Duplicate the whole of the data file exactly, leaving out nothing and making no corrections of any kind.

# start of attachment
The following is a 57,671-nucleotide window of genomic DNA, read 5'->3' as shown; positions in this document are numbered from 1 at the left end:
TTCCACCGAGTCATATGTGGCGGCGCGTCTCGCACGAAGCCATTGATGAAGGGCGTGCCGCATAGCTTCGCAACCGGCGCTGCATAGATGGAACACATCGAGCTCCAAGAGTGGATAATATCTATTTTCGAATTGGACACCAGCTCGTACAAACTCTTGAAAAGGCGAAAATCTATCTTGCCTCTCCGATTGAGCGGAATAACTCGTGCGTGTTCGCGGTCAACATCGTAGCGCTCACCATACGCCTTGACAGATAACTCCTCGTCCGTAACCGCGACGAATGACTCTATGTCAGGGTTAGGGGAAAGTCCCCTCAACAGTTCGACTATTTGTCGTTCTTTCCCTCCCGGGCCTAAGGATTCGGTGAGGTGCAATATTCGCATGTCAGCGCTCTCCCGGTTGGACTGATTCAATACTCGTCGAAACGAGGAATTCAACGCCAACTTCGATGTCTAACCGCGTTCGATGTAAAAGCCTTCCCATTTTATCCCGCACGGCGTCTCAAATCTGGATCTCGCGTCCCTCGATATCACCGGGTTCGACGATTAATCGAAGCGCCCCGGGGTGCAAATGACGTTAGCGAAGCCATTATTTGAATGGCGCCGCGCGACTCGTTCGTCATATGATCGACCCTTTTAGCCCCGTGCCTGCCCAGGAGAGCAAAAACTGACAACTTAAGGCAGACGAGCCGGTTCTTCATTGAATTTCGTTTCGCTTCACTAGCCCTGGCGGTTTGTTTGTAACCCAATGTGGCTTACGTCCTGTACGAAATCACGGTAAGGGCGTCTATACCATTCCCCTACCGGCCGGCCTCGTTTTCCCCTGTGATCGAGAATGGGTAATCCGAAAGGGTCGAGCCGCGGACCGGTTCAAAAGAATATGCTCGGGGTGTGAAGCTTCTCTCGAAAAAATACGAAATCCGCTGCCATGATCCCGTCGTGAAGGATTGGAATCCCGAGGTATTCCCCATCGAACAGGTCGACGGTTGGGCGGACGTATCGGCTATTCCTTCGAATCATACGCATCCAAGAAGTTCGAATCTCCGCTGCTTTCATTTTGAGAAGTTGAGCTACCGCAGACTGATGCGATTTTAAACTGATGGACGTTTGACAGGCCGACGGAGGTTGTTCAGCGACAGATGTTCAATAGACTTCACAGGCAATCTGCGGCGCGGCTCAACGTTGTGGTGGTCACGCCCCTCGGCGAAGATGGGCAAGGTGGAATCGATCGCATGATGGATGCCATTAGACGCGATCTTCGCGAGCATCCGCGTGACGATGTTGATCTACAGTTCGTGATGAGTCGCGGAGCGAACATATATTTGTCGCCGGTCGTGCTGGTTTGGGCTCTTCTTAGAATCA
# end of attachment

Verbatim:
The following is a 57,671-nucleotide window of genomic DNA, read 5'->3' as shown; positions in this document are numbered from 1 at the left end:
TTCCACCGAGTCATATGTGGCGGCGCGTCTCGCACGAAGCCATTGATGAAGGGCGTGCCGCATAGCTTCGCAACCGGCGCTGCATAGATGGAACACATCGAGCTCCAAGAGTGGATAATATCTATTTTCGAATTGGACACCAGCTCGTACAAACTCTTGAAAAGGCGAAAATCTATCTTGCCTCTCCGATTGAGCGGAATAACTCGTGCGTGTTCGCGGTCAACATCGTAGCGCTCACCATACGCCTTGACAGATAACTCCTCGTCCGTAACCGCGACGAATGACTCTATGTCAGGGTTAGGGGAAAGTCCCCTCAACAGTTCGACTATTTGTCGTTCTTTCCCTCCCGGGCCTAAGGATTCGGTGAGGTGCAATATTCGCATGTCAGCGCTCTCCCGGTTGGACTGATTCAATACTCGTCGAAACGAGGAATTCAACGCCAACTTCGATGTCTAACCGCGTTCGATGTAAAAGCCTTCCCATTTTATCCCGCACGGCGTCTCAAATCTGGATCTCGCGTCCCTCGATATCACCGGGTTCGACGATTAATCGAAGCGCCCCGGGGTGCAAATGACGTTAGCGAAGCCATTATTTGAATGGCGCCGCGCGACTCGTTCGTCATATGATCGACCCTTTTAGCCCCGTGCCTGCCCAGGAGAGCAAAAACTGACAACTTAAGGCAGACGAGCCGGTTCTTCATTGAATTTCGTTTCGCTTCACTAGCCCTGGCGGTTTGTTTGTAACCCAATGTGGCTTACGTCCTGTACGAAATCACGGTAAGGGCGTCTATACCATTCCCCTACCGGCCGGCCTCGTTTTCCCCTGTGATCGAGAATGGGTAATCCGAAAGGGTCGAGCCGCGGACCGGTTCAAAAGAATATGCTCGGGGTGTGAAGCTTCTCTCGAAAAAATACGAAATCCGCTGCCATGATCCCGTCGTGAAGGATTGGAATCCCGAGGTATTCCCCATCGAACAGGTCGACGGTTGGGCGGACGTATCGGCTATTCCTTCGAATCATACGCATCCAAGAAGTTCGAATCTCCGCTGCTTTCATTTTGAGAAGTTGAGCTACCGCAGACTGATGCGATTTTAAACTGATGGACGTTTGACAGGCCGACGGAGGTTGTTCAGCGACAGATGTTCAATAGACTTCACAGGCAATCTGCGGCGCGGCTCAACGTTGTGGTGGTCACGCCCCTCGGCGAAGATGGGCAAGGTGGAATCGATCGCATGATGGATGCCATTAGACGCGATCTTCGCGAGCATCCGCGTGACGATGTTGATCTACAGTTCGTGATGAGTCGCGGAGCGAACATATATTTGTCGCCGGTCGTGCTGGTTTGGGCTCTTCTTAGAATCA